Pop idol Mima Kirigoe is considering a change to her well established pure and innocent image in order to take her career to the next level. But not everyone is ok with her changing…
Perfect Blue is one of the best movies I’ve ever seen. It’s graphic and uncomfortable in parts, but it all serves to enhance the atmosphere of this incredible psychological thriller. So I was quite interested to read Complete Metamorphosis, the novel the film was based on.
The prologue is extremely disturbing and sets the tone for the coming tale as unflinching when it comes to subject matter. Looking back I’m not sure it was needed, but it wasn’t completely out of place. Be warned though, this novel pulls no punches. A good pace and writing style through most of the book does help immersion and brings all the story elements, both compelling and unsettling, into harmony. The writing/story also holds up surprisingly well, with little outside of a few dated technology and movie references to indicate it’s over 25 years old.
As mentioned above the movie is a psychological thriller, with deepening mystery and heavy themes as reality unravels around Mima. The film is brutal and extremely graphic, but is a step back from horror.
In contrast the book is suspense that turns to horror, with a well done building feeling of impending dread but very little of the nuance of the film story-wise. The characters, setup, and certain other aspects are the same, but there are major differences in how things play out, themes, etc. Also, Complete Metamorphosis goes way over the top towards the end. I’ll avoid further details due to spoilers, but this is a different experience than the movie.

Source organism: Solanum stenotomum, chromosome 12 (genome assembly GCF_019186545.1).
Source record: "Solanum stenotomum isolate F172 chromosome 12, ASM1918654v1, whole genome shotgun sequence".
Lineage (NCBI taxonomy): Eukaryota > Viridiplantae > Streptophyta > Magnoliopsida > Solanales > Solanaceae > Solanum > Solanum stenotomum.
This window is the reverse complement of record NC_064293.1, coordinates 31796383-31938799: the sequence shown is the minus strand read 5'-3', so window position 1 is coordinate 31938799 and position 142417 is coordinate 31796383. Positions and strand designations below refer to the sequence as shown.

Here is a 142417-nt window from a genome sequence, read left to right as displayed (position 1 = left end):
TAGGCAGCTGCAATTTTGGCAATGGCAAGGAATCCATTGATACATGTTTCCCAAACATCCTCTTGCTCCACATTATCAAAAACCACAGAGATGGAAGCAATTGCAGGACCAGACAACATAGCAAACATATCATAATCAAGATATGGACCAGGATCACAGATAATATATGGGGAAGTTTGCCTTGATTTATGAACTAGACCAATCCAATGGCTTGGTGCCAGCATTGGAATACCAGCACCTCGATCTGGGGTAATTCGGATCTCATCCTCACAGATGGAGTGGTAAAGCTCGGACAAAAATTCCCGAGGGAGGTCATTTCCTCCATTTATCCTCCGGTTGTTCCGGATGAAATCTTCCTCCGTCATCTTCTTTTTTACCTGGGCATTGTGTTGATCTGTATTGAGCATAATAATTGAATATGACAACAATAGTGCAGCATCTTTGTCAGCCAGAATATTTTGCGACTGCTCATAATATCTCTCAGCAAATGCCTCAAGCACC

I’m going into depth in the comparison to provide the appropriate context. Adaptations don’t have to be (and in most cases shouldn’t be) exact, and each form should be judged on its own. But speaking as someone who loves a good psychological thriller but generally doesn’t enjoy horror, that subtle but significant difference is important to highlight. The book is an exploration of obsession, and as such is largely successful. The movie does transcend it though in my opinion, expanding into even deeper and more varied territory.
On its own Perfect Blue: Complete Metamorphosis is a solid read (although the end isn’t quite the equal of the buildup), and furthermore is interesting as source material for the film. But if anyone’s interested in Mima’s story I personally recommend WATCHING THE FILM INSTEAD/FIRST. It took this decent tale of obsession and turned it into a masterpiece.